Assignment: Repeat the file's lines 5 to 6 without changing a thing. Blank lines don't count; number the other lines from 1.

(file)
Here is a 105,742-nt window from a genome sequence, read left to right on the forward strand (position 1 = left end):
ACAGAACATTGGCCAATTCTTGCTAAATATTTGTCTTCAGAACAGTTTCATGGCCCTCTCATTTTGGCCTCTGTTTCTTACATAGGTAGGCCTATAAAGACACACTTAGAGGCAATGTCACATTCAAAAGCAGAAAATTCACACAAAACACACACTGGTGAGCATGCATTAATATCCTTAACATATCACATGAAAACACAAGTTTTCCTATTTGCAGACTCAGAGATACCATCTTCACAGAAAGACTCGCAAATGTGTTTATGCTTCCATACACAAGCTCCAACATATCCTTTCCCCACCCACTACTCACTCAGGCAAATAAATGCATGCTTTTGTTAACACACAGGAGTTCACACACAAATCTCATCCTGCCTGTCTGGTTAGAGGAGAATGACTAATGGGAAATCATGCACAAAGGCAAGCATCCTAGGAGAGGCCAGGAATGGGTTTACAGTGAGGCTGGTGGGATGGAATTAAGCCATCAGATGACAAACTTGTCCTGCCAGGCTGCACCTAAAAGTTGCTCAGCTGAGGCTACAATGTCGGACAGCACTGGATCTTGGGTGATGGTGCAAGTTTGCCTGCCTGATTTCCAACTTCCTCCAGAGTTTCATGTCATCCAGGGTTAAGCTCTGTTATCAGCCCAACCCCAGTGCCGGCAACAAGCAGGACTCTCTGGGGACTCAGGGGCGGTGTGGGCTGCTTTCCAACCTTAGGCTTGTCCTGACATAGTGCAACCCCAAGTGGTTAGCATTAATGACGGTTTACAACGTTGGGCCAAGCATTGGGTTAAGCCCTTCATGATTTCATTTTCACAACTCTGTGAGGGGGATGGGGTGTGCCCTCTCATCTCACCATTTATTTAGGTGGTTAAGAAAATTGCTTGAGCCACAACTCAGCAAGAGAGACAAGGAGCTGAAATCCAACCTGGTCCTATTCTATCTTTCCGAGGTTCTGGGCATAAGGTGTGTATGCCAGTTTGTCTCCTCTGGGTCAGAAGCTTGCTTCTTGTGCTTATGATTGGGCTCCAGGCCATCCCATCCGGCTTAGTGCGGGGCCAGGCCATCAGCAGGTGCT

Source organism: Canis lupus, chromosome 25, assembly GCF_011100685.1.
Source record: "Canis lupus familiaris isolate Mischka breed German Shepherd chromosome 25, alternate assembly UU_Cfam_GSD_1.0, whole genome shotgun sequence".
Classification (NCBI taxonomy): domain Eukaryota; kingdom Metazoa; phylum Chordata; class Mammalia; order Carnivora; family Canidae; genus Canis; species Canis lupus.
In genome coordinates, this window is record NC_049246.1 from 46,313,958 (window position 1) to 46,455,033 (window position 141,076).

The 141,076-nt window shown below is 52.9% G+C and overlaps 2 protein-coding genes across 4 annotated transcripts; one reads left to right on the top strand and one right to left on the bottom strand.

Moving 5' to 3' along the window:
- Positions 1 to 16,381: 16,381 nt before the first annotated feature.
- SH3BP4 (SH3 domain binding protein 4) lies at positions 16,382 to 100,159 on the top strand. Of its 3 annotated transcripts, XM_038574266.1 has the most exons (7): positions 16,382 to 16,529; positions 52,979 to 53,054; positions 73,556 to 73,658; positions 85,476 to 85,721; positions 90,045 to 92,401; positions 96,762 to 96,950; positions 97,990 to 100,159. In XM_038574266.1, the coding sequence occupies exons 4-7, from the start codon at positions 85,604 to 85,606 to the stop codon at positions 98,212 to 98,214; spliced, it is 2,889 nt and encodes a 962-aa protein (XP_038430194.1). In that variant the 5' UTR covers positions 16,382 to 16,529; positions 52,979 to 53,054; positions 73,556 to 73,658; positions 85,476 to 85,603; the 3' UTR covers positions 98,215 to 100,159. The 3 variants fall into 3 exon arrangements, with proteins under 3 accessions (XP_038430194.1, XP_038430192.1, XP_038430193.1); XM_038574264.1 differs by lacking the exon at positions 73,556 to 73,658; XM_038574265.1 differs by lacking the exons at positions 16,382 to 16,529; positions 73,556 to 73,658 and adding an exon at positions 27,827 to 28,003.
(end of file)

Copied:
Classification (NCBI taxonomy): domain Eukaryota; kingdom Metazoa; phylum Chordata; class Mammalia; order Carnivora; family Canidae; genus Canis; species Canis lupus.
In genome coordinates, this window is record NC_049246.1 from 46,313,958 (window position 1) to 46,455,033 (window position 141,076).